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CAFC: District Court Departed From Plain and Ordinary Meaning of Disputed Claim Terms in Video Game Controller Patent

February 1, 2012

The U.S. Court of Appeals for the Federal Circuit Feb. 1 vacated and remanded a judgment that a patent covering a video game controller system was not infringed, ruling that the district court failed to apply the plain and ordinary meaning of two disputed terms in construing the patent claims (Thorner v. Sony Computer Entertainment America, Fed. Cir., No. 2011-1114, 2/1/12).

Tactile Feedback for Video Games.

In this suit, inventor Craig Thorner reached a stipulated judgment with Sony Computer Entertainment America that his patent (6,422,941) on a tactile feedback system for computer video games could not be infringed by the accused products given certain claim construction rulings made by the district court.

Since the parties reserved their rights to challenge the district court’s ruling under the stipulation agreement, Thorner exercised that right and appealed the claim construction to the Federal Circuit.

In the system of the ‘941 patent, tactile feedback controller 110 (see diagram) operates one or more devices with some type of actuator that provides tactile feedback to a user in response to certain game activities. In a car racing game, for example, the hand-held actuator may vibrate during a crash.

Terms “Flexible Pad” and “Attached to Said Pad” Were Misconstrued.

The Federal Circuit first ruled that the district court improperly limited the term “attached to said pad” to mean “attached to an outer surface.” The words of a patent claim are generally given their ordinary and customary meaning as understood by a person of ordinary skill in the art when read in the context of the specification and prosecution history, the court began, citing the en banc ruling in Phillips v. AWH Corp., 415 F.3d 1303 (Fed. Cir. 2005). The only two exceptions to this rule are: 1) when a patentee sets out a definition and acts as his own lexicographer, or 2) when the patentee disavows the full scope of a claim term either in the specification or during prosecution, Judge Kimberly Moore explained, citing Vitronics Corp. v. Conceptronic Inc., 90 F.3d 1576 (Fed. Cir. 1996).

Neither exception applies to the use of the term “attached” in this specification, the appellate court ruled. To act as his own lexicographer, Thorner would have to “clearly set forth a definition of the disputed claim term” other than its plain and ordinary meaning, Moore noted, citing CCS Fitness, Inc. v. Brunswick Corp., 288 F.3d 1359 (Fed. Cir. 2002). That did not occur here, and the specification in fact explains that an actuator was “attached to [an] outer surface.” If Thorner meant “attached” to mean only “attached to an outer surface,” then it would have been unnecessary to specify that the attachment was “to [an] outer surface” in the specification, she explained. “We hold that the term ‘attached to said pad’ should be given its plain and ordinary meaning which encompasses either internal or external attachment.”

The exception for disavowal also requires a clear and explicit statement by the patentee, and none was made here, the court continued. While the specification uses the terms “attached” and “embedded” as alternatives and the plain and ordinary meaning of the latter is “attached within,” the terms are not inconsistent, the court reasoned. Moore explained:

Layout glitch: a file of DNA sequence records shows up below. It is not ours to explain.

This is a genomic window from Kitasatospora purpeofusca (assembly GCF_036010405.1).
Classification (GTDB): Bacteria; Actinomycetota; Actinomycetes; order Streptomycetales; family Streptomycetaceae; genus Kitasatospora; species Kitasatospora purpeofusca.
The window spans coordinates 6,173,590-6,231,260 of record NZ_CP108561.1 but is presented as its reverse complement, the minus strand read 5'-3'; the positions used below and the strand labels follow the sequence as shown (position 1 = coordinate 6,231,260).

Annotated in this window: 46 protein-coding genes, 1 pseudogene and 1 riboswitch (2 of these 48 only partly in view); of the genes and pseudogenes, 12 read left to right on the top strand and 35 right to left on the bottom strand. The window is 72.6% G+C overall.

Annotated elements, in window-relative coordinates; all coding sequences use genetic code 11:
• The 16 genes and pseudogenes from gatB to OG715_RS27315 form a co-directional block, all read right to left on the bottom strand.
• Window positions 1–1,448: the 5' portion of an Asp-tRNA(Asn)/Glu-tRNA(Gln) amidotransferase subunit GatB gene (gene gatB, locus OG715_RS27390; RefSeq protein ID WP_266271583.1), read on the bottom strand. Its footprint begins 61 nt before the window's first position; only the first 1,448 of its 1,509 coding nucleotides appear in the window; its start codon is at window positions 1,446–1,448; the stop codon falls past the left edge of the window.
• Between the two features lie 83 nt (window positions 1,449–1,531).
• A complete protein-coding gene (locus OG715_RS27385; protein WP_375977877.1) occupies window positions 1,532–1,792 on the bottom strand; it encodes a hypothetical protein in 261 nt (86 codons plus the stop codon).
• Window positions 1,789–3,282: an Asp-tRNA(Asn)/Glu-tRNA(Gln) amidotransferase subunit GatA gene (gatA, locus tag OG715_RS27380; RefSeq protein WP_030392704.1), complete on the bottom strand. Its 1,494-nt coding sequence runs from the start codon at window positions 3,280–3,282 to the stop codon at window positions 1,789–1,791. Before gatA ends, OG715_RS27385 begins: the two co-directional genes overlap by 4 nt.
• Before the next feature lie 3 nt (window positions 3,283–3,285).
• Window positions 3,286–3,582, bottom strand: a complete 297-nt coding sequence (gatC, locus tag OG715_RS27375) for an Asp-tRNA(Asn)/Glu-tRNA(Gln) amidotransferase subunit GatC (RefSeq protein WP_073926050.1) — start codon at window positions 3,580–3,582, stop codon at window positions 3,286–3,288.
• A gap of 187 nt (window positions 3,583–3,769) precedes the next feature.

There is nothing inconsistent about the applicant’s use of the narrower term, “embedded,” to describe embodiments affixed to an internal surface. The plain and ordinary meaning of embedded, “attached within,” is narrower than “attached.” Hence it makes sense that the applicant would want to use embedded when it meant to explicitly claim attached to the inside only. That does not mean the word attached automatically means attached to the external surface, as opposed to the broader plain meaning – attached to either the interior or exterior.

It is true that in certain pre-Phillips cases, we held that use of two terms as alternatives could amount to an implicit redefinition of the terms. See Bell Atl. Network Servs., Inc. v. Covad Commc’ns Grp., Inc., 262 F.3d 1258, 1271 (Fed. Cir. 2001). But the “implied” redefinition must be so clear that it equates to an explicit one. In other words, a person of ordinary skill in the art would have to read the specification and conclude that the applicant has clearly disavowed claim scope or has acted as its own lexicographer. Simply referring to two terms as alternatives or disclosing embodiments that all use the term the same way is not sufficient to redefine a claim term.

Continuing, the appellate court went on to agree with that the district court also erred in reading the term “flexible” to mean “capable of being noticeably flexed with ease.”  Moore said that neither the claims nor the specification requires the “flexible” to be read so narrowly. “The specification says only that the flexible pad must be a semi-rigid structure,” she clarified.

The judgment of noninfringement was vacated and remanded.

Moore’s opinion was joined by Chief Judge Randall R. Rader and Chief Judge Ann L. Aiken of the U.S. District Court for the District of Oregon, sitting by designation.

Thorner was represented by Matthew G. McAndrews of Niro, Haller & Niro, Chicago.

Sony was represented by Daniel Johnson Jr. of Morgan, Lewis & Bockius, San Francisco.
 


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